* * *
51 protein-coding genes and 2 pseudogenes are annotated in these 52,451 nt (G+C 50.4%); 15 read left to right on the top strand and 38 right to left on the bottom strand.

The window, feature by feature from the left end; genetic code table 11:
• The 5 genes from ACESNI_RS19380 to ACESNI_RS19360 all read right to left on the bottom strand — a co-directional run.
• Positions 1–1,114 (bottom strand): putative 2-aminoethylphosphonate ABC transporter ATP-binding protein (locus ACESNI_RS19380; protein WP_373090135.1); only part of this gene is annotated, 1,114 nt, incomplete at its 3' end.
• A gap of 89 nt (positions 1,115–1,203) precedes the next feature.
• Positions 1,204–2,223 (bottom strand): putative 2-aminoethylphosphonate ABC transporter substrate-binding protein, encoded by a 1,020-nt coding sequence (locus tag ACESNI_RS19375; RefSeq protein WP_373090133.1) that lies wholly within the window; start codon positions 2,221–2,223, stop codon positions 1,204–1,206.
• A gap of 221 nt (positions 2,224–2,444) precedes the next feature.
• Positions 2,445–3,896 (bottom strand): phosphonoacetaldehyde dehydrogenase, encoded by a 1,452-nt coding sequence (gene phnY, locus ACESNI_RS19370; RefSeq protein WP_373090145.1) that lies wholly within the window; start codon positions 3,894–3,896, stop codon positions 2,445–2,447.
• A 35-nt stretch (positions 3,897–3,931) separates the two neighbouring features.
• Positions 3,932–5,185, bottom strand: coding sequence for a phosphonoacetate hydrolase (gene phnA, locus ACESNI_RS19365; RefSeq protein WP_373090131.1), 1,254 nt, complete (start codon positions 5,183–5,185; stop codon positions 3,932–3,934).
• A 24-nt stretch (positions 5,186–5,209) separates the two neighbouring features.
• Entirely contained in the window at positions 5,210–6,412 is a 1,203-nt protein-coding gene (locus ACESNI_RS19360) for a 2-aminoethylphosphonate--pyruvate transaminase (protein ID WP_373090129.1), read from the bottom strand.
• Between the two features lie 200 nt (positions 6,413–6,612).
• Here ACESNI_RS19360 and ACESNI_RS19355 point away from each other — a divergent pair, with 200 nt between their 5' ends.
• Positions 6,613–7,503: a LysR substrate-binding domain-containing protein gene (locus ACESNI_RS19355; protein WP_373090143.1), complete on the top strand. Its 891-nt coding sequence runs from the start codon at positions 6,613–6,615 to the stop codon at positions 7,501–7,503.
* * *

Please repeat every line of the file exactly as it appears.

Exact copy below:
51 protein-coding genes and 2 pseudogenes are annotated in these 52,451 nt (G+C 50.4%); 15 read left to right on the top strand and 38 right to left on the bottom strand.

The window, feature by feature from the left end; genetic code table 11:
• The 5 genes from ACESNI_RS19380 to ACESNI_RS19360 all read right to left on the bottom strand — a co-directional run.
• Positions 1–1,114 (bottom strand): putative 2-aminoethylphosphonate ABC transporter ATP-binding protein (locus ACESNI_RS19380; protein WP_373090135.1); only part of this gene is annotated, 1,114 nt, incomplete at its 3' end.
• A gap of 89 nt (positions 1,115–1,203) precedes the next feature.
• Positions 1,204–2,223 (bottom strand): putative 2-aminoethylphosphonate ABC transporter substrate-binding protein, encoded by a 1,020-nt coding sequence (locus tag ACESNI_RS19375; RefSeq protein WP_373090133.1) that lies wholly within the window; start codon positions 2,221–2,223, stop codon positions 1,204–1,206.
• A gap of 221 nt (positions 2,224–2,444) precedes the next feature.
• Positions 2,445–3,896 (bottom strand): phosphonoacetaldehyde dehydrogenase, encoded by a 1,452-nt coding sequence (gene phnY, locus ACESNI_RS19370; RefSeq protein WP_373090145.1) that lies wholly within the window; start codon positions 3,894–3,896, stop codon positions 2,445–2,447.
• A 35-nt stretch (positions 3,897–3,931) separates the two neighbouring features.
• Positions 3,932–5,185, bottom strand: coding sequence for a phosphonoacetate hydrolase (gene phnA, locus ACESNI_RS19365; RefSeq protein WP_373090131.1), 1,254 nt, complete (start codon positions 5,183–5,185; stop codon positions 3,932–3,934).
• A 24-nt stretch (positions 5,186–5,209) separates the two neighbouring features.
• Entirely contained in the window at positions 5,210–6,412 is a 1,203-nt protein-coding gene (locus ACESNI_RS19360) for a 2-aminoethylphosphonate--pyruvate transaminase (protein ID WP_373090129.1), read from the bottom strand.
• Between the two features lie 200 nt (positions 6,413–6,612).
• Here ACESNI_RS19360 and ACESNI_RS19355 point away from each other — a divergent pair, with 200 nt between their 5' ends.
• Positions 6,613–7,503: a LysR substrate-binding domain-containing protein gene (locus ACESNI_RS19355; protein WP_373090143.1), complete on the top strand. Its 891-nt coding sequence runs from the start codon at positions 6,613–6,615 to the stop codon at positions 7,501–7,503.